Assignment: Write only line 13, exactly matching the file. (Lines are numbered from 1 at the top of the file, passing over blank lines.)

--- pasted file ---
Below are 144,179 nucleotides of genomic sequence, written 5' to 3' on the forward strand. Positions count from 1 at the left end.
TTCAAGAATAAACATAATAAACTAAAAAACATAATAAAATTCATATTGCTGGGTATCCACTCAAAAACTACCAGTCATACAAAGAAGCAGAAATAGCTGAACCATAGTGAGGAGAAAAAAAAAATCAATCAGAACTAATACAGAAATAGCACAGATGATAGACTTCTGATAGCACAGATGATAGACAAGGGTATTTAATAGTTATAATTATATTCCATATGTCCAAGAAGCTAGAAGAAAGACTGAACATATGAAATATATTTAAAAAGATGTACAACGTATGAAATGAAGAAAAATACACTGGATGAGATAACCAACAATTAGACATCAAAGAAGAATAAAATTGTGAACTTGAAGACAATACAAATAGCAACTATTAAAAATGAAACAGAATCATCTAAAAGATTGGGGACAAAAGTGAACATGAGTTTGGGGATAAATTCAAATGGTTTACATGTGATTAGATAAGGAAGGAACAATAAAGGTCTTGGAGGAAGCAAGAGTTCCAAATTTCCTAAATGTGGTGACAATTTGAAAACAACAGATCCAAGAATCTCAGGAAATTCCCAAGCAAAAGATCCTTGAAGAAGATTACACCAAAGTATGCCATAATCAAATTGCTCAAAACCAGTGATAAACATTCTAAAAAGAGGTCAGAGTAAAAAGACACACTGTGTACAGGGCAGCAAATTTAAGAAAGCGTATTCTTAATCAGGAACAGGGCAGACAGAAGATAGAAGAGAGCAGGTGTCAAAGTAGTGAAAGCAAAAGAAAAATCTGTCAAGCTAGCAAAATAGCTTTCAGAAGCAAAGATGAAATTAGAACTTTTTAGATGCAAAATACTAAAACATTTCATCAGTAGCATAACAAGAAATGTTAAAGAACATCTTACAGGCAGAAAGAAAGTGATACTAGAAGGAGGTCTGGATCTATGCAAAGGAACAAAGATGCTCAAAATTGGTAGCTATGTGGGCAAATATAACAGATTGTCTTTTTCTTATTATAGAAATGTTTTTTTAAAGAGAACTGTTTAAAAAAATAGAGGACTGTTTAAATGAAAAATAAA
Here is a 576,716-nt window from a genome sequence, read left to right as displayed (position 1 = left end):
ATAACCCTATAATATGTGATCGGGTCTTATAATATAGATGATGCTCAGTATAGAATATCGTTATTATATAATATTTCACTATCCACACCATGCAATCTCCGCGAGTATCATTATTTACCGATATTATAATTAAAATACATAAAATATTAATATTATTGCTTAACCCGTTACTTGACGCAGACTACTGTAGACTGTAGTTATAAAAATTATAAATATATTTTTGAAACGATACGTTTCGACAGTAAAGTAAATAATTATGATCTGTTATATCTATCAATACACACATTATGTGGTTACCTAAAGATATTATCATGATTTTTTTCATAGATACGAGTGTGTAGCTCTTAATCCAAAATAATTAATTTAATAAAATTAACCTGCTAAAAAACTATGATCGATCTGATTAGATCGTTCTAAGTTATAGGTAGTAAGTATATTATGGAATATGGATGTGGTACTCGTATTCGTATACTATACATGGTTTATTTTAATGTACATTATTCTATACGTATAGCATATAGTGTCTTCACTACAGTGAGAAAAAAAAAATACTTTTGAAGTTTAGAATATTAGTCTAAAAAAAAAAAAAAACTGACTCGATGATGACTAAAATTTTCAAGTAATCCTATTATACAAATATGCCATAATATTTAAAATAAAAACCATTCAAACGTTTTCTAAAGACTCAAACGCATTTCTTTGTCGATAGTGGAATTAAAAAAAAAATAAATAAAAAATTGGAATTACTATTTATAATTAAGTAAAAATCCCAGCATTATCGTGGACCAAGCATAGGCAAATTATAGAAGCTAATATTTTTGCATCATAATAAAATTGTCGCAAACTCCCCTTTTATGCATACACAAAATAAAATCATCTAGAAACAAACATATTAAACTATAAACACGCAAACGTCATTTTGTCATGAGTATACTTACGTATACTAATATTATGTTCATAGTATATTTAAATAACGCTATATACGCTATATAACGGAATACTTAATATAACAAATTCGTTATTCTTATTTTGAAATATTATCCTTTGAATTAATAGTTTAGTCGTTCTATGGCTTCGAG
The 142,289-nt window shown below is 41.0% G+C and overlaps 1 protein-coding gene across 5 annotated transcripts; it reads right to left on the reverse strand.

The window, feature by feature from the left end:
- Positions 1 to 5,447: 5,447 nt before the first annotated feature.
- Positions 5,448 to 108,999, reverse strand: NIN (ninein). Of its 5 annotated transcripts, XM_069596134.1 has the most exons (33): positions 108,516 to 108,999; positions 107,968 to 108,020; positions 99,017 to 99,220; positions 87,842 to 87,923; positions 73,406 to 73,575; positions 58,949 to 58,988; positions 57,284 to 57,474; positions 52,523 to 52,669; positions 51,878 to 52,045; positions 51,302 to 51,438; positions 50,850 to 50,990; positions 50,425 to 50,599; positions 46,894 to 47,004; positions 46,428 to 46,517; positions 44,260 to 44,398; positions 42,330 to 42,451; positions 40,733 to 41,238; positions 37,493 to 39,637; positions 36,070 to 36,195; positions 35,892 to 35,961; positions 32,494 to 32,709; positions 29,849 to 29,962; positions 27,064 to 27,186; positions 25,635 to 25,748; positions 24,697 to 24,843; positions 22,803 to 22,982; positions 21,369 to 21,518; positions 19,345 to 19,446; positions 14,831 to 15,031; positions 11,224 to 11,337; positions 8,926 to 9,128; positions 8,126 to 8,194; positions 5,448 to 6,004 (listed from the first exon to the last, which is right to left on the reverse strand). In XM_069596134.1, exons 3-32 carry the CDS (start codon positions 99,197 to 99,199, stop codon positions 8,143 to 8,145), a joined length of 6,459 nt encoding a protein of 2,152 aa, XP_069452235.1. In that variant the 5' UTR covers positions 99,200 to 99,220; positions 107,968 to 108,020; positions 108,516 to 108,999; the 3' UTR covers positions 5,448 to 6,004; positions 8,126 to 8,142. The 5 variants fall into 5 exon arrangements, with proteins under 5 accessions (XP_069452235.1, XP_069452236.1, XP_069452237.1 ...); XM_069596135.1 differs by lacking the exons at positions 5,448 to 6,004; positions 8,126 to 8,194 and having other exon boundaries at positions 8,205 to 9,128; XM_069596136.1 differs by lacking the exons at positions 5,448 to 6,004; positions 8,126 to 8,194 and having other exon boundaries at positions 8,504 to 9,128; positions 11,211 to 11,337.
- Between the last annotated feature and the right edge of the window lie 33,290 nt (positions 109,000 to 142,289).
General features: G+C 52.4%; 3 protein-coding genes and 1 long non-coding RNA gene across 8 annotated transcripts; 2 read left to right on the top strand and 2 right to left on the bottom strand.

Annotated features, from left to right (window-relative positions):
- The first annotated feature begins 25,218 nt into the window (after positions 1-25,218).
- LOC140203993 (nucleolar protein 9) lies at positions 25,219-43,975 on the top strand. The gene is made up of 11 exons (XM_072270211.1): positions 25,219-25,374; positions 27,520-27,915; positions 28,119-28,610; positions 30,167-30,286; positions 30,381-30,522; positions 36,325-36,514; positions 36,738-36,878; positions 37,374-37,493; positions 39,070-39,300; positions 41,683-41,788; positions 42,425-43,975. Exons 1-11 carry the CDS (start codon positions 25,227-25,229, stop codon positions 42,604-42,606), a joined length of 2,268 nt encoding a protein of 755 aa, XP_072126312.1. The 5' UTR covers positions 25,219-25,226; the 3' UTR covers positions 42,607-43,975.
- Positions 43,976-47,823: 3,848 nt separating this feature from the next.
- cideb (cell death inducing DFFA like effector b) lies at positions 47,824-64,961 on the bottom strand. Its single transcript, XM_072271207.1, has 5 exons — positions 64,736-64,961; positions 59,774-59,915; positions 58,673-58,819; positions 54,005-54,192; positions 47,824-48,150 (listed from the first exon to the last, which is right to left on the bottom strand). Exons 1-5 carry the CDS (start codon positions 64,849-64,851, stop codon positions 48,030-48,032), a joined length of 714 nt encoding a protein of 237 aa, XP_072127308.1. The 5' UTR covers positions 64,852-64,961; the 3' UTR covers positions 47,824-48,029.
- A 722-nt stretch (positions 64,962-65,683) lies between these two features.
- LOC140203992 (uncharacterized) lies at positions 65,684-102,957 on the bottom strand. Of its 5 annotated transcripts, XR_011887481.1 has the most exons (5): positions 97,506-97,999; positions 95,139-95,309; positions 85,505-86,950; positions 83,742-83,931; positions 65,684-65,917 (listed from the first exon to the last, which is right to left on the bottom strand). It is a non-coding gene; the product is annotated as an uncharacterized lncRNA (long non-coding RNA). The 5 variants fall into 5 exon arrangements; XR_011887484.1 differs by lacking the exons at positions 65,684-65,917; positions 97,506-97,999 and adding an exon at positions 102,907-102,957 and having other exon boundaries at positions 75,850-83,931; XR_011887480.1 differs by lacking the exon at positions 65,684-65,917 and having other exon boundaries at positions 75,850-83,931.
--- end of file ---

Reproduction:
- LOC140203993 (nucleolar protein 9) lies at positions 25,219-43,975 on the top strand. The gene is made up of 11 exons (XM_072270211.1): positions 25,219-25,374; positions 27,520-27,915; positions 28,119-28,610; positions 30,167-30,286; positions 30,381-30,522; positions 36,325-36,514; positions 36,738-36,878; positions 37,374-37,493; positions 39,070-39,300; positions 41,683-41,788; positions 42,425-43,975. Exons 1-11 carry the CDS (start codon positions 25,227-25,229, stop codon positions 42,604-42,606), a joined length of 2,268 nt encoding a protein of 755 aa, XP_072126312.1. The 5' UTR covers positions 25,219-25,226; the 3' UTR covers positions 42,607-43,975.